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Publication numberUS4901047 A
Publication typeGrant
Application numberUS 07/307,365
Publication dateFeb 13, 1990
Filing dateFeb 6, 1989
Priority dateFeb 6, 1989
Fee statusPaid
Also published asCA2009342A1, CA2009342C, DE69003046D1, DE69003046T2, EP0409954A1, EP0409954A4, EP0409954B1, WO1990009095A2, WO1990009095A3
Publication number07307365, 307365, US 4901047 A, US 4901047A, US-A-4901047, US4901047 A, US4901047A
InventorsStefan L. Wipf
Original AssigneeAstronautics Corporation Of America
Export CitationBiBTeX, EndNote, RefMan
External Links: USPTO, USPTO Assignment, Espacenet
Magnetic field transfer device and method
US 4901047 A
Abstract
A magnetic field transfer device includes a pair of oppositely wound inner coils which each include at least one winding around an inner coil axis, and an outer coil which includes at least one winding around an outer coil axis. The windings may be formed of superconductors. The axes of the two inner coils are parallel and laterally spaced from each other so that the inner coils are positioned in side-by-side relation. The outer coil is outwardly positioned from the inner coils and rotatable relative to the inner coils about a rotational axis substantially perpendicular to the inner coil axes to generate a hypothetical surface which substantially encloses the inner coils. The outer coil rotates relative to the inner coils between a first position in which the outer coil axis is substantially parallel to the inner coil axes and the outer coil augments the magnetic field formed in one of the inner coils, and a second position 180 from the first position, in which the augmented magnetic field is transferred into the other inner coil and reoriented 180 from the original magnetic field. The magnetic field transfer device allows a magnetic field to be transferred between volumes with negligible work being required to rotate the outer coil with respect to the inner coils.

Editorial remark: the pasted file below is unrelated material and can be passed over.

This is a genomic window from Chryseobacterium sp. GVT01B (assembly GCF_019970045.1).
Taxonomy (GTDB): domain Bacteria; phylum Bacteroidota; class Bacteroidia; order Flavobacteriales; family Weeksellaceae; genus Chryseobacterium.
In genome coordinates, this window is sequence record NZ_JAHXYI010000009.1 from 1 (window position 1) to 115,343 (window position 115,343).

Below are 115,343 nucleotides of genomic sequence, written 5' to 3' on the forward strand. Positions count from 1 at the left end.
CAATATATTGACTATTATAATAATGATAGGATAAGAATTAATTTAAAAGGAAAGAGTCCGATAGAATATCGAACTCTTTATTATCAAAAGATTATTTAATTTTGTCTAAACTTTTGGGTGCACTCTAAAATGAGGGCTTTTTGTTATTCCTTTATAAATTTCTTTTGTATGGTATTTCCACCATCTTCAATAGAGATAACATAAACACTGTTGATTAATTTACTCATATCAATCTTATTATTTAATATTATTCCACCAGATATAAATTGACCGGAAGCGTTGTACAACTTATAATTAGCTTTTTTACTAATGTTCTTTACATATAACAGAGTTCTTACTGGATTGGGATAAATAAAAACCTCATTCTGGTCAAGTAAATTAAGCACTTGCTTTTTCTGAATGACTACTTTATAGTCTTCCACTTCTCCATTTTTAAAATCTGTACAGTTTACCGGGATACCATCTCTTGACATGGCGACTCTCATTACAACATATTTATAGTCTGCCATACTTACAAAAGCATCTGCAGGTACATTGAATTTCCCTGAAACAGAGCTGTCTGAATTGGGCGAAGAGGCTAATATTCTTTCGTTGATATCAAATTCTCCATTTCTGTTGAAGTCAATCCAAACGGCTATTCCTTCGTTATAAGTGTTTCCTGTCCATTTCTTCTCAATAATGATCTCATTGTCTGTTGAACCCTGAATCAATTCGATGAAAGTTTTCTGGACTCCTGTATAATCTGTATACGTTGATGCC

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Claims(15)
What is claimed is:
1. A magnetic field transfer device comprising:
(a) a pair of oppositely wound inner coils which each include at least one winding around an inner coil axis, the two inner coil axes being substantially parallel and laterally spaced from each other so the inner coils are positioned in side-by-side relation; and
(b) an outer coil which includes at least one winding around an outer coil axis, the outer coil being outwardly positioned from said inner coils and rotatable relative to the inner coils about a rotational axis substantially perpendicular to said inner coil axes to generate a hypothetical surface substantially enclosing said inner coils, and thereby moving between a first position wherein the outer coil axis is substantially parallel to said inner coil axes and a magnetic field can be formed within one inner coil parallel to its inner coil axis, and a second position wherein the magnetic field is transferred into the other inner coil and reoriented 180.
2. The magnetic field transfer device of claim 1 wherein the windings of the inner and outer coils are formed of superconductors.
3. The magnetic field transfer device of claim 1 wherein each inner coil forms an inner cylinder with an inner cylindrical axis perpendicular to the inner coil axis, and the windings of the inner coils are wound to run substantially in two opposite directions parallel to the inner cylindrical axis.
4. The magnetic field transfer device of claim 3 wherein the inner cylinders each include a straight central wall formed of the windings running in a first direction parallel to the inner cylindrical axis and a curved outer wall formed of the windings running in an opposite direction parallel to the inner cylindrical axis such that each inner cylinder is D-shaped in cross-section, the windings in the central wall and outer wall of each inner cylinder being joined together at ends of each inner cylinder so that the windings forming each inner cylinder are continuous.
5. The magnetic field transfer device of claim 4 wherein the straight inner walls of the two inner cylinders are adjacent to each other so that a circular outer surface is formed by the two curved outer walls together.